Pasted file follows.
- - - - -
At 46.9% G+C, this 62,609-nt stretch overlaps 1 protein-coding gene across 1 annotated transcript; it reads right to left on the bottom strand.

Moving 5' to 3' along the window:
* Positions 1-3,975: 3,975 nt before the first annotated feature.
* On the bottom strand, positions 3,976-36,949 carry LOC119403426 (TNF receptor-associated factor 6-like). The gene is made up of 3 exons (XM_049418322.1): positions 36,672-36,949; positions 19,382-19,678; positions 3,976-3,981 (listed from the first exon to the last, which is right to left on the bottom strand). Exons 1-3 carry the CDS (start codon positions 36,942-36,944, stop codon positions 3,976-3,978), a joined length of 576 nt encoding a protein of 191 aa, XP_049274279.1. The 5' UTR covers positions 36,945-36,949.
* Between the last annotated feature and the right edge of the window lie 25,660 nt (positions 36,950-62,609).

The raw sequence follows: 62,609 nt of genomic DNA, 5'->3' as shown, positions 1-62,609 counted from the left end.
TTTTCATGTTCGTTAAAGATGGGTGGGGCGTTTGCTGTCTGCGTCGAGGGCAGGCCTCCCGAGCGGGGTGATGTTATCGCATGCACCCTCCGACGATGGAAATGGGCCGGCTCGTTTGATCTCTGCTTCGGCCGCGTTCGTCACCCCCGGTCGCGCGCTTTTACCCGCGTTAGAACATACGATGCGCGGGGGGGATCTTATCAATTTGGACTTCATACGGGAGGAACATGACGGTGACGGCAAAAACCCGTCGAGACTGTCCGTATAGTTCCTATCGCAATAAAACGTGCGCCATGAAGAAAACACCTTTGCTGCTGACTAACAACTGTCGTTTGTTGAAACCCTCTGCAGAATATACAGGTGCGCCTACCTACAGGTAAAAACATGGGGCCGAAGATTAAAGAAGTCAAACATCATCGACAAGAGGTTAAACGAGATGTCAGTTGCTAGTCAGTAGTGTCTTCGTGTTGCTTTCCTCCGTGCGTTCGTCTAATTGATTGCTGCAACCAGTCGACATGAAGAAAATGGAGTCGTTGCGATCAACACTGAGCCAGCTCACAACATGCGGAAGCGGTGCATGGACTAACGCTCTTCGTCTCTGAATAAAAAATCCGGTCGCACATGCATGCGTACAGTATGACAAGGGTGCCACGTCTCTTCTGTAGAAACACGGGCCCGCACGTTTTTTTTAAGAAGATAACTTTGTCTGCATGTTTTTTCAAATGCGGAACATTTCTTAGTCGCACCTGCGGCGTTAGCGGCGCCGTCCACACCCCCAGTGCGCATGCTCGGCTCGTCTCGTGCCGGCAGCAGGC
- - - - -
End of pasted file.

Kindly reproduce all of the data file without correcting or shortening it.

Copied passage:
At 46.9% G+C, this 62,609-nt stretch overlaps 1 protein-coding gene across 1 annotated transcript; it reads right to left on the bottom strand.

Moving 5' to 3' along the window:
* Positions 1-3,975: 3,975 nt before the first annotated feature.
* On the bottom strand, positions 3,976-36,949 carry LOC119403426 (TNF receptor-associated factor 6-like). The gene is made up of 3 exons (XM_049418322.1): positions 36,672-36,949; positions 19,382-19,678; positions 3,976-3,981 (listed from the first exon to the last, which is right to left on the bottom strand). Exons 1-3 carry the CDS (start codon positions 36,942-36,944, stop codon positions 3,976-3,978), a joined length of 576 nt encoding a protein of 191 aa, XP_049274279.1. The 5' UTR covers positions 36,945-36,949.
* Between the last annotated feature and the right edge of the window lie 25,660 nt (positions 36,950-62,609).

The raw sequence follows: 62,609 nt of genomic DNA, 5'->3' as shown, positions 1-62,609 counted from the left end.
TTTTCATGTTCGTTAAAGATGGGTGGGGCGTTTGCTGTCTGCGTCGAGGGCAGGCCTCCCGAGCGGGGTGATGTTATCGCATGCACCCTCCGACGATGGAAATGGGCCGGCTCGTTTGATCTCTGCTTCGGCCGCGTTCGTCACCCCCGGTCGCGCGCTTTTACCCGCGTTAGAACATACGATGCGCGGGGGGGATCTTATCAATTTGGACTTCATACGGGAGGAACATGACGGTGACGGCAAAAACCCGTCGAGACTGTCCGTATAGTTCCTATCGCAATAAAACGTGCGCCATGAAGAAAACACCTTTGCTGCTGACTAACAACTGTCGTTTGTTGAAACCCTCTGCAGAATATACAGGTGCGCCTACCTACAGGTAAAAACATGGGGCCGAAGATTAAAGAAGTCAAACATCATCGACAAGAGGTTAAACGAGATGTCAGTTGCTAGTCAGTAGTGTCTTCGTGTTGCTTTCCTCCGTGCGTTCGTCTAATTGATTGCTGCAACCAGTCGACATGAAGAAAATGGAGTCGTTGCGATCAACACTGAGCCAGCTCACAACATGCGGAAGCGGTGCATGGACTAACGCTCTTCGTCTCTGAATAAAAAATCCGGTCGCACATGCATGCGTACAGTATGACAAGGGTGCCACGTCTCTTCTGTAGAAACACGGGCCCGCACGTTTTTTTTAAGAAGATAACTTTGTCTGCATGTTTTTTCAAATGCGGAACATTTCTTAGTCGCACCTGCGGCGTTAGCGGCGCCGTCCACACCCCCAGTGCGCATGCTCGGCTCGTCTCGTGCCGGCAGCAGGC